Scientists think the lone star tick (center) likely transmits Heartland disease to people. And the virus probably also circulates in deer and coyotes.
iStockphoto; CDC; iStockphoto
September 16, 2015 The Heartland virus was considered rare. Scientists now say they've found signs of it circulating in animals across the Midwest, New England and the South. They think human cases have been missed.
A harmful trio (from left): a deer tick, lone star tick and dog tick.
July 23, 2013 Last year, virologists traced the mysterious illness of two Missouri farmers to a virus never seen before. Now, scientists have found the so-called Heartland virus in ticks. The discovery means the U.S. has another tick-borne illness on its hands — and "another reason to avoid getting bit."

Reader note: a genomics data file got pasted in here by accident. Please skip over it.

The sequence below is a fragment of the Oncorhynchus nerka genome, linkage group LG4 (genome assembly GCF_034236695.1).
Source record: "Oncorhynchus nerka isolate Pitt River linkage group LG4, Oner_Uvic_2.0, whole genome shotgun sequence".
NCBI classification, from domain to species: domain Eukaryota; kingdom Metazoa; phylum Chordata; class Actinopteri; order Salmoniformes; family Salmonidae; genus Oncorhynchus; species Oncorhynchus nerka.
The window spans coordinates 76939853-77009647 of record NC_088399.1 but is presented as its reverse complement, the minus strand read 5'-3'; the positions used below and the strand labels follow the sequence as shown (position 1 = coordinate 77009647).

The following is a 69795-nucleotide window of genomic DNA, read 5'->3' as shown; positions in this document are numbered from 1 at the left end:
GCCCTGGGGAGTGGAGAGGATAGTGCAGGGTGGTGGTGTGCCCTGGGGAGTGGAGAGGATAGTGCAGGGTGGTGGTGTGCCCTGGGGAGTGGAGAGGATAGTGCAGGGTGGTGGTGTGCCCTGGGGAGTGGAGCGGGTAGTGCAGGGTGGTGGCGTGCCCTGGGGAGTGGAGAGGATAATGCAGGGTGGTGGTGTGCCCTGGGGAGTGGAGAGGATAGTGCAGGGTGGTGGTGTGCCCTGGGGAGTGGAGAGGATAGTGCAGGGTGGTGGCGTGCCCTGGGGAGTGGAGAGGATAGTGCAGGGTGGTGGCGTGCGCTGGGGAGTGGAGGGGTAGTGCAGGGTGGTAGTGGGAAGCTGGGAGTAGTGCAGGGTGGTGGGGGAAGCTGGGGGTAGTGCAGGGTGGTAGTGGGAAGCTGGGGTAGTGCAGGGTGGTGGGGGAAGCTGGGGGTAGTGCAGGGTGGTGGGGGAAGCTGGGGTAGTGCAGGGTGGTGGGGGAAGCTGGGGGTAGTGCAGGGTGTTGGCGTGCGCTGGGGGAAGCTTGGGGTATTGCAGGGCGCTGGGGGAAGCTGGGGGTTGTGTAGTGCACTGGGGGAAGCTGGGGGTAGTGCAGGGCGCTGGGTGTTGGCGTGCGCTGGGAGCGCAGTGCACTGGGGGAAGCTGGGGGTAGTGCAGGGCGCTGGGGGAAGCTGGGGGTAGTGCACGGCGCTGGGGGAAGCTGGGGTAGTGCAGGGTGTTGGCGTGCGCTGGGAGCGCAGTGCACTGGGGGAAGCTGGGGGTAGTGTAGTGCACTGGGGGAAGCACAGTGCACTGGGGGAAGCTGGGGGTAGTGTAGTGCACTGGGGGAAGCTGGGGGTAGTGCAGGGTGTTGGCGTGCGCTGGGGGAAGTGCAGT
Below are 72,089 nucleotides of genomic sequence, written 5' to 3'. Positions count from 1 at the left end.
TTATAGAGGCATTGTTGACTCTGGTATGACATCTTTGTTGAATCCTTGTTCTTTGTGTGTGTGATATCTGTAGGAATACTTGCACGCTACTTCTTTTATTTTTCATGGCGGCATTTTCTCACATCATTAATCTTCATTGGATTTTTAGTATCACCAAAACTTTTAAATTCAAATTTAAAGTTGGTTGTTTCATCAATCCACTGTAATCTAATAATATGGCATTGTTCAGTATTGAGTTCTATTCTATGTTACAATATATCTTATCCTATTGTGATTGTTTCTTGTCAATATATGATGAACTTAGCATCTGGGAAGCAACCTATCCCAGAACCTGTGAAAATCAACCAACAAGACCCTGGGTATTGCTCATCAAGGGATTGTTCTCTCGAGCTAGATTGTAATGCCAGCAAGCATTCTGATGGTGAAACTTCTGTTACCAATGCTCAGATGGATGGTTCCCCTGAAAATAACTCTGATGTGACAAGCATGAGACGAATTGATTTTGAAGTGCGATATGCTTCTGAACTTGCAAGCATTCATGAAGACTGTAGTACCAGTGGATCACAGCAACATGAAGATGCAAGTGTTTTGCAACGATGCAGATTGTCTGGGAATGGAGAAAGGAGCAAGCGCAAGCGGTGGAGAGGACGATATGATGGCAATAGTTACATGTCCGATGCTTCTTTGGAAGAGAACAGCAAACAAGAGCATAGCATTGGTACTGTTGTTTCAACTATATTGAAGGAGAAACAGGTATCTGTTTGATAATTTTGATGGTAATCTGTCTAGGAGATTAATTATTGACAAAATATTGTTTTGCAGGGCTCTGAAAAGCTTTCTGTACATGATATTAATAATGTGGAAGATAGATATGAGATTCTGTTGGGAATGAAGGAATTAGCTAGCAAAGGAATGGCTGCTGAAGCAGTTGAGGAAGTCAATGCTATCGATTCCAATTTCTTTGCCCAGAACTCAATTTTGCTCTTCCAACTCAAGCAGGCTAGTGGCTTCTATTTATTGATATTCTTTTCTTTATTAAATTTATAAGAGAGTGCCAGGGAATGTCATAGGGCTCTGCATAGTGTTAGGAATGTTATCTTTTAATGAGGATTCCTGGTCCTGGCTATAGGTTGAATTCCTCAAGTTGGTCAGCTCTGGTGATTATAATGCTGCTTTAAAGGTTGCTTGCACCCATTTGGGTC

Two men from northwestern Missouri became ill after tick bites infected them with a previously unknown virus.
August 29, 2012 So far, two Missouri farmers are the only known cases of the tick-borne virus in the world. But experts are sure they'll find more. The men recovered but suffered serious illness that required hospital care and weeks of convalescence.
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